Rag & Bones: Trapped
The Rag & Bones Vampire Series
"You have to help me. Please."
The woman thumping her fist on the window had long, auburn hair, plastered against her skin by the pounding rain, and her gingerbread eyes were filled with fear, but she was still one of the most beautiful women he'd ever seen. He might even have said that, on physical appearance alone, she was his ideal woman. No mascara making a Goth-like trail down her cheek. No blood red lips. He much preferred natural beauty. Not that the simple fact of her good looks meant he was going to help her out of whatever predicament she'd found herself in. He was much savvier than that. She was going to have to provide him with more than a simple plea for help for him to even consider getting involved. Midbury wasn't a place where you took on trust that someone was in danger just because they said so. He'd been caught out by that little ruse before.
Rag opened the window a couple of inches. Enough to talk, but not enough to be grabbed by the throat. Her fingers clutched onto the edge of the glass. He could see her knuckles shining white against the black beyond. He could hear the panic in her breathing. Drops of water dripped from the tips of her shaking fingers onto his black, leather jacket. He flicked them away, irritated, but said nothing. He waited.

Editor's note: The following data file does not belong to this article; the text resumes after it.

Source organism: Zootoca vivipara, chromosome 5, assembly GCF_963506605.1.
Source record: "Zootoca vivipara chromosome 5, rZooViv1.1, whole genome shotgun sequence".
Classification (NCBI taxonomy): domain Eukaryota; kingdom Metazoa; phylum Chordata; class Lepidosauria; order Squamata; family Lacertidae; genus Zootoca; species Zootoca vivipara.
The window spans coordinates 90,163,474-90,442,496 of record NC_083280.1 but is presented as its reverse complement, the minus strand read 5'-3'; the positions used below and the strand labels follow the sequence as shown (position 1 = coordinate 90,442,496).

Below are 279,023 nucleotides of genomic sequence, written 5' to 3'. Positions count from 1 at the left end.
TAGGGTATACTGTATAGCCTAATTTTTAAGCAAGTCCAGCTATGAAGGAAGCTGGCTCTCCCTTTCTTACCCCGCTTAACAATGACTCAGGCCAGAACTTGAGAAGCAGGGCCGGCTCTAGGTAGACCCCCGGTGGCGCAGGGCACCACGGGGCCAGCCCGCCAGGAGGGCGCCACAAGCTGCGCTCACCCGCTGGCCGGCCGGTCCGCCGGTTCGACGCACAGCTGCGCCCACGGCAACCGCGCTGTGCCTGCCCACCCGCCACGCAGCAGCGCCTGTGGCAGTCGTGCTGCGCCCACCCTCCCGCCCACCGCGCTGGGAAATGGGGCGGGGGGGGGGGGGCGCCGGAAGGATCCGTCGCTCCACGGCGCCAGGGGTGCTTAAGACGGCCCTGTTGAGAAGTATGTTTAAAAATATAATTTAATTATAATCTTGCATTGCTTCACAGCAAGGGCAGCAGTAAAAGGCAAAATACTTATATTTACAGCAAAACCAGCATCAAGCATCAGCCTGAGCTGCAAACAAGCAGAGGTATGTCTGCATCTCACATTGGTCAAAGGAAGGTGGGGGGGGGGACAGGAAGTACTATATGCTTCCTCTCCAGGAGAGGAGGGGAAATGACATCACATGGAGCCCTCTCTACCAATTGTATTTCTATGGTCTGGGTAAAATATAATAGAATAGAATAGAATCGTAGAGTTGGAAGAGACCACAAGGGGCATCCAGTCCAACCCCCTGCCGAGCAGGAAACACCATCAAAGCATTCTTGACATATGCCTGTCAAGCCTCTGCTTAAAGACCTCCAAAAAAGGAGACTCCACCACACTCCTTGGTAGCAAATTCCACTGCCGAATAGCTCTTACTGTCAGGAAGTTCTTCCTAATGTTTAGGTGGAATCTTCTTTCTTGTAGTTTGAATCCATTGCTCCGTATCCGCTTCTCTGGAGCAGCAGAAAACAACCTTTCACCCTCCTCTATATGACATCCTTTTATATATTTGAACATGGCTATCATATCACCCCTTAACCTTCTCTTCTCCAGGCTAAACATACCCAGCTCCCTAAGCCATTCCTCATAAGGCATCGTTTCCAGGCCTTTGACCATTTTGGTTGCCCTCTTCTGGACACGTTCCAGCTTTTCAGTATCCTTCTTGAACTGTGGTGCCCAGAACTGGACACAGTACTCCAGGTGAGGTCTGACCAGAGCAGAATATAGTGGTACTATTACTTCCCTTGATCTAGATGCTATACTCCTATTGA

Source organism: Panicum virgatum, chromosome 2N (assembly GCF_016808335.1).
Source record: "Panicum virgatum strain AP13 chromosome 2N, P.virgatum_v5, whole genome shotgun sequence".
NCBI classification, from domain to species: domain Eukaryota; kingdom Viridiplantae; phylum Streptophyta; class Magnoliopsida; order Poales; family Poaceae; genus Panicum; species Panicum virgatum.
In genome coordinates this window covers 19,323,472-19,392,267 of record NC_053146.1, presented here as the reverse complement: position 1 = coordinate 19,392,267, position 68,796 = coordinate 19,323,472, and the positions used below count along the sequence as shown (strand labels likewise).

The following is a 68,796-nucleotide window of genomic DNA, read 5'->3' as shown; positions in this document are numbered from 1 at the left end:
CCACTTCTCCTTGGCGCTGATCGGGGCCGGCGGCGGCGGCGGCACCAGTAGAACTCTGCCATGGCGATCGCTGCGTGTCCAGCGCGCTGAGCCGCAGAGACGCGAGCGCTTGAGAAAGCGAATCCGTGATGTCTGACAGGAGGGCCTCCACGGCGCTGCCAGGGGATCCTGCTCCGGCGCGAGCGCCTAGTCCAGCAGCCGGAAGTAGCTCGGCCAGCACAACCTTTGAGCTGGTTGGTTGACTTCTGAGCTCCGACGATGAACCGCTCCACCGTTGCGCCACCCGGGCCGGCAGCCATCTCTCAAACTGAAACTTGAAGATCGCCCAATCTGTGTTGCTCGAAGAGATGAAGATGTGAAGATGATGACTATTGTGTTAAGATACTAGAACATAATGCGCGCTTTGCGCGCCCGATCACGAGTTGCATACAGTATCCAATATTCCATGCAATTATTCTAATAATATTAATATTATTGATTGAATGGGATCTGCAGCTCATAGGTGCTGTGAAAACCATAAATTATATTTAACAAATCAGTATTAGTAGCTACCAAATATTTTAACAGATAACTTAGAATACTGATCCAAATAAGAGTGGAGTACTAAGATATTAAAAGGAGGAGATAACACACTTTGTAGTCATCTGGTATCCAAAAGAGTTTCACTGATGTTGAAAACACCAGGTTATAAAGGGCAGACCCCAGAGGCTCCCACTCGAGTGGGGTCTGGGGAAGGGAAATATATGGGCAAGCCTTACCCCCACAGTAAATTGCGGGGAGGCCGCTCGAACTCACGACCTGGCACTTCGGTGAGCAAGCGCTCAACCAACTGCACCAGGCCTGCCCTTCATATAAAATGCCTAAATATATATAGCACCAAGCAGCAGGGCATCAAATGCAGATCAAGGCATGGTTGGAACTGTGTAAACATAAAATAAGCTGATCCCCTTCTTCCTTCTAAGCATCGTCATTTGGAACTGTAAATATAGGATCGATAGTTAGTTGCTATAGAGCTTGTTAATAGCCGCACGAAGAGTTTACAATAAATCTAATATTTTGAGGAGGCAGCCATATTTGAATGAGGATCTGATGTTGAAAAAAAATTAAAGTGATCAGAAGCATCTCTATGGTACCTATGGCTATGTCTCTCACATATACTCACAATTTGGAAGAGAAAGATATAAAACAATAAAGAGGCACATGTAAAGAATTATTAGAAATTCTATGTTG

"They're trying to kill me."
Her voice had a West Country lilt. A local, at least, but he still needed proof of this so-called danger if he was going to dirty his boots and take on a fist fight – or any kind of fight for that matter. He strained to see what she was so afraid of, but he couldn't make out anything beyond a few feet away in the heavy downpour and he wasn't going to step outside unless he had to. He did have an image to maintain.
"Who's trying to kill you, exactly?"
There was no answer from her lips, apart from a scream loud enough to wake even the heaviest sleeper.
He saw the hands grab her wrists from behind and drag her away from the car. He couldn't see what, or who, it was and he still wasn't sure he wanted to get involved, even though the scream of a woman in distress had always been a potent motivator for him. The sight, a few seconds later, of inch-long fangs glinting in the street lights was an even stronger one and all he needed to push him into action. He clicked off the locks and stepped out of the car.